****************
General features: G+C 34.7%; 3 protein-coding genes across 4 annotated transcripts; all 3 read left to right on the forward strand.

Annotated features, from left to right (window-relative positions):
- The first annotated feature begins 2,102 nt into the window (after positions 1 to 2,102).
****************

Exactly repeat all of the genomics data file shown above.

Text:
General features: G+C 34.7%; 3 protein-coding genes across 4 annotated transcripts; all 3 read left to right on the forward strand.

Annotated features, from left to right (window-relative positions):
- The first annotated feature begins 2,102 nt into the window (after positions 1 to 2,102).